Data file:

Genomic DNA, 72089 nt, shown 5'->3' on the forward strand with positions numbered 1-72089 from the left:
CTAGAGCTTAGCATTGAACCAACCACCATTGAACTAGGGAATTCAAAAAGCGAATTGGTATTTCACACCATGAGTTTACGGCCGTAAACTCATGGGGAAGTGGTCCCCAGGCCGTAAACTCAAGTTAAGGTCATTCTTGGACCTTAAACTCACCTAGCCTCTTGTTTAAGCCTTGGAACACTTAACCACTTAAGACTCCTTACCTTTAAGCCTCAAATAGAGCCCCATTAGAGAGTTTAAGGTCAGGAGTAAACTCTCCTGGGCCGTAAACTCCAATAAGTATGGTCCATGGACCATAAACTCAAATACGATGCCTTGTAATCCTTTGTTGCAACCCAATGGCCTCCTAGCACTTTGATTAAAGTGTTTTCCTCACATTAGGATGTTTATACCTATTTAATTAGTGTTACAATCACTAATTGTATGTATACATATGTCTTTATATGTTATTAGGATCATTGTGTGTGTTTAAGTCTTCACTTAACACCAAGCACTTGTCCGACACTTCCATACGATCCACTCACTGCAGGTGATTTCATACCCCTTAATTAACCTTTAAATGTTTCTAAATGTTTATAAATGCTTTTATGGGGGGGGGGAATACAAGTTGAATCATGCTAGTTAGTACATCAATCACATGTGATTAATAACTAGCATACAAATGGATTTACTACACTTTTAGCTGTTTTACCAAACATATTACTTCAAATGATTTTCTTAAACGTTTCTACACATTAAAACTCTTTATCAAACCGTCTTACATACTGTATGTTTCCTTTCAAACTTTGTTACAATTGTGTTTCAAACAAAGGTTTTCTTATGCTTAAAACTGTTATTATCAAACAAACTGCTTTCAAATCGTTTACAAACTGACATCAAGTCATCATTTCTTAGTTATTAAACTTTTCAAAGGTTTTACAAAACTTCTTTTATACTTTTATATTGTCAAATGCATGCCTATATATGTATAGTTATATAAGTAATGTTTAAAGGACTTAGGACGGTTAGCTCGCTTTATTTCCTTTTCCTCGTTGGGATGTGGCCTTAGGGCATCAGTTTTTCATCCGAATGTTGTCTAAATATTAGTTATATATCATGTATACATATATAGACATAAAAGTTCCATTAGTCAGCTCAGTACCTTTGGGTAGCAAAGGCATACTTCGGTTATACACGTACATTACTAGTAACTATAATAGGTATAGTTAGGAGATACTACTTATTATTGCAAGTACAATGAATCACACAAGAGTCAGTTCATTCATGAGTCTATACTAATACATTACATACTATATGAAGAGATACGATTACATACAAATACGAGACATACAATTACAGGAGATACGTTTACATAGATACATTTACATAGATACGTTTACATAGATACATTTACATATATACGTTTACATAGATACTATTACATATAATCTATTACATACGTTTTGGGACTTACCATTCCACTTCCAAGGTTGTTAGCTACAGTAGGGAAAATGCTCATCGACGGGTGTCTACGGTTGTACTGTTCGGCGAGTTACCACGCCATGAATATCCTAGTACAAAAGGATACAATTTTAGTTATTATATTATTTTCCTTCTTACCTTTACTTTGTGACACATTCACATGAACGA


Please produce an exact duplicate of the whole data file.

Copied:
Genomic DNA, 72089 nt, shown 5'->3' on the forward strand with positions numbered 1-72089 from the left:
CTAGAGCTTAGCATTGAACCAACCACCATTGAACTAGGGAATTCAAAAAGCGAATTGGTATTTCACACCATGAGTTTACGGCCGTAAACTCATGGGGAAGTGGTCCCCAGGCCGTAAACTCAAGTTAAGGTCATTCTTGGACCTTAAACTCACCTAGCCTCTTGTTTAAGCCTTGGAACACTTAACCACTTAAGACTCCTTACCTTTAAGCCTCAAATAGAGCCCCATTAGAGAGTTTAAGGTCAGGAGTAAACTCTCCTGGGCCGTAAACTCCAATAAGTATGGTCCATGGACCATAAACTCAAATACGATGCCTTGTAATCCTTTGTTGCAACCCAATGGCCTCCTAGCACTTTGATTAAAGTGTTTTCCTCACATTAGGATGTTTATACCTATTTAATTAGTGTTACAATCACTAATTGTATGTATACATATGTCTTTATATGTTATTAGGATCATTGTGTGTGTTTAAGTCTTCACTTAACACCAAGCACTTGTCCGACACTTCCATACGATCCACTCACTGCAGGTGATTTCATACCCCTTAATTAACCTTTAAATGTTTCTAAATGTTTATAAATGCTTTTATGGGGGGGGGGAATACAAGTTGAATCATGCTAGTTAGTACATCAATCACATGTGATTAATAACTAGCATACAAATGGATTTACTACACTTTTAGCTGTTTTACCAAACATATTACTTCAAATGATTTTCTTAAACGTTTCTACACATTAAAACTCTTTATCAAACCGTCTTACATACTGTATGTTTCCTTTCAAACTTTGTTACAATTGTGTTTCAAACAAAGGTTTTCTTATGCTTAAAACTGTTATTATCAAACAAACTGCTTTCAAATCGTTTACAAACTGACATCAAGTCATCATTTCTTAGTTATTAAACTTTTCAAAGGTTTTACAAAACTTCTTTTATACTTTTATATTGTCAAATGCATGCCTATATATGTATAGTTATATAAGTAATGTTTAAAGGACTTAGGACGGTTAGCTCGCTTTATTTCCTTTTCCTCGTTGGGATGTGGCCTTAGGGCATCAGTTTTTCATCCGAATGTTGTCTAAATATTAGTTATATATCATGTATACATATATAGACATAAAAGTTCCATTAGTCAGCTCAGTACCTTTGGGTAGCAAAGGCATACTTCGGTTATACACGTACATTACTAGTAACTATAATAGGTATAGTTAGGAGATACTACTTATTATTGCAAGTACAATGAATCACACAAGAGTCAGTTCATTCATGAGTCTATACTAATACATTACATACTATATGAAGAGATACGATTACATACAAATACGAGACATACAATTACAGGAGATACGTTTACATAGATACATTTACATAGATACGTTTACATAGATACATTTACATATATACGTTTACATAGATACTATTACATATAATCTATTACATACGTTTTGGGACTTACCATTCCACTTCCAAGGTTGTTAGCTACAGTAGGGAAAATGCTCATCGACGGGTGTCTACGGTTGTACTGTTCGGCGAGTTACCACGCCATGAATATCCTAGTACAAAAGGATACAATTTTAGTTATTATATTATTTTCCTTCTTACCTTTACTTTGTGACACATTCACATGAACGA